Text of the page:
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AAT urges accountants to seek training to prevent money laundering

AAT is urging accountants to acquaint themselves with the warning signs associated with money laundering – and seek formal training if they haven’t already done so.

As part of Flag It Up, the Government’s anti-money laundering (AML) campaign – which this month is focusing on the need to act with suspicious minds, a new poll by Coleman Parkes Research issued today has shown that over one in three (36%) accountants have not received any formal AML training. In addition, only 37 per cent of accountants have a Money Laundering Reporting Officer (MLRO) in their company – compared to 70 per cent of lawyers surveyed.

How AML affects the UK

Money laundering is big business. The National Crime Agency estimates that money laundering helps enable serious and organised crime that costs the UK an estimated £37 billion each year. This rises to hundreds of billions of pounds when considering international criminal money being annually laundered through UK banks and their subsidiaries. The signs of money-laundering aren’t always obvious, but the impact is wide-ranging.

There are major concerns about the vast number of accountants who failed to recognise the key ‘red flags’ that should trigger suspicion into client activity;

  • 63% didn’t recognise a change in the identity of the lead client or beneficial owner
  • 58% didn’t see a change in the nature or purpose of the business relationship
  • 49% didn’t recognise changes in the client’s instructions without warning or reason
  • 37% didn’t recognise an increase in spending that is inconsistent with the client’s means

Money laundered by criminals can put people out of work, and in some cases into poverty; help cause cyber attacks; and even fund terrorism. Thousands of employees working in the accounting, legal and property sectors – among others – are at daily risk of being targeted by these criminals who use professionals in order to disguise money being laundered through the financial system.

Suspicious Activity Reports (SARs)

Most accountants should be well aware of the threat that money laundering possesses however, Adam Williamson, Head of Professional Standards, AAT said:

“The evidence suggests that not nearly enough are reporting suspicious activity. Just under 8,500 Suspicious Activity Reports (SARs) were submitted across the accountancy, legal and property sector during 2017-18.

“Even if you have received formal training in the past, why not take the opportunity to familiarise yourself with the latest red flags that could indicate potential criminal activity? There’s no excuse to fail to recognise the threat, and it could help save lives.”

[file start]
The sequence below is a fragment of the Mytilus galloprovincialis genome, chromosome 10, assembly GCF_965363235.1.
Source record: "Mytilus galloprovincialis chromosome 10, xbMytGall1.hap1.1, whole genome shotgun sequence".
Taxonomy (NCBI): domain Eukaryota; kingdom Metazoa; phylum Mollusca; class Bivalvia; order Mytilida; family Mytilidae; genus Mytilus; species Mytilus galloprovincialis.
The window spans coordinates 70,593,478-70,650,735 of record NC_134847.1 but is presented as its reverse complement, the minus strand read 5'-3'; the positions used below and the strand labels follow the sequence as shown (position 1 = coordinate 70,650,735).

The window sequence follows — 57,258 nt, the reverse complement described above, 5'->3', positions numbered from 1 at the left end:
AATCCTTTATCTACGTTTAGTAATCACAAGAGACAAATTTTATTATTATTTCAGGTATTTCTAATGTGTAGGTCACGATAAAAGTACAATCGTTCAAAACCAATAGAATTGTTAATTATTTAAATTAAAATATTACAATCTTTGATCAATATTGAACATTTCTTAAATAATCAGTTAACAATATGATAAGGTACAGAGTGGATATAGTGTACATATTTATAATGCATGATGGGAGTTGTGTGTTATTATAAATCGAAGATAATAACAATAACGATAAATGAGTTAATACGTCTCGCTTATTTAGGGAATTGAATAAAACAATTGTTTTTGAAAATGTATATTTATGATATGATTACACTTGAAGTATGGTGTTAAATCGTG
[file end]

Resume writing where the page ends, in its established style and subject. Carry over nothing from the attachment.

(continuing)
Tackling the issue

More generally there appears to be a lack of awareness of how best to tackle the issue. For example, a new YouGov poll commissioned by AAT has revealed that in relation to the Office for Professional Body Anti-Money Laundering Supervision (OPBAS), set up a year ago to provider consistency across the 22 money laundering professional body supervisors, 54% of MPs say they have “never heard of this organisation”.

Thinking with a suspicious mind

The Flag It Up Campaign urges professionals in accountancy, legal and property to think with a ‘suspicious mind’ and report a SAR that could prove crucial in preventing this range of serious crimes. While the information you include in your SAR may not seem definitive in your eyes, or meet what you might think is the level of legally valid evidence, it can contain the final piece that completes the investigative jigsaw for law enforcement agencies.

AAT has 130000 members operating in accountancy and bookkeeping, and we recognise the responsibilities each and every member has to get this right. As we head into the new tax year, it’s been announced that the Government’s new Serious and Organised Crime Strategy will be given at least £48 million to tackle illicit finance – but ultimately the scheme will only be successful if accountants highlight when clients are overtly evasive, if funding sources are unusual or if there are discrepancies in client transactions.

It’s not a hard or particularly time-consuming job to raise a SAR, but it is an accountant’s professional and legal duty to do so. Failure to report doesn’t just impact on wider society

accountants who do not comply could face up to two years in prison, be excluded from the profession, and/or face an unlimited fine.

AAT is recognised as a statutory supervisor for supervising the compliance of AAT licensed members, as detailed in schedule 3 of the Money Laundering Regulations 2017. 

AAT has a responsibility to:

  • Help AAT licensed members understand relevant legislative requirements
  • Ensure that AAT licensed members comply with the law

In return, AAT licensed members must register for Anti Money Laundering supervision and put in place control systems to assess the risk of their firm being used by criminals to launder money. 

For additional information about the ‘Flag It Up’ campaign, or more advice on how to tackle money laundering, please visit

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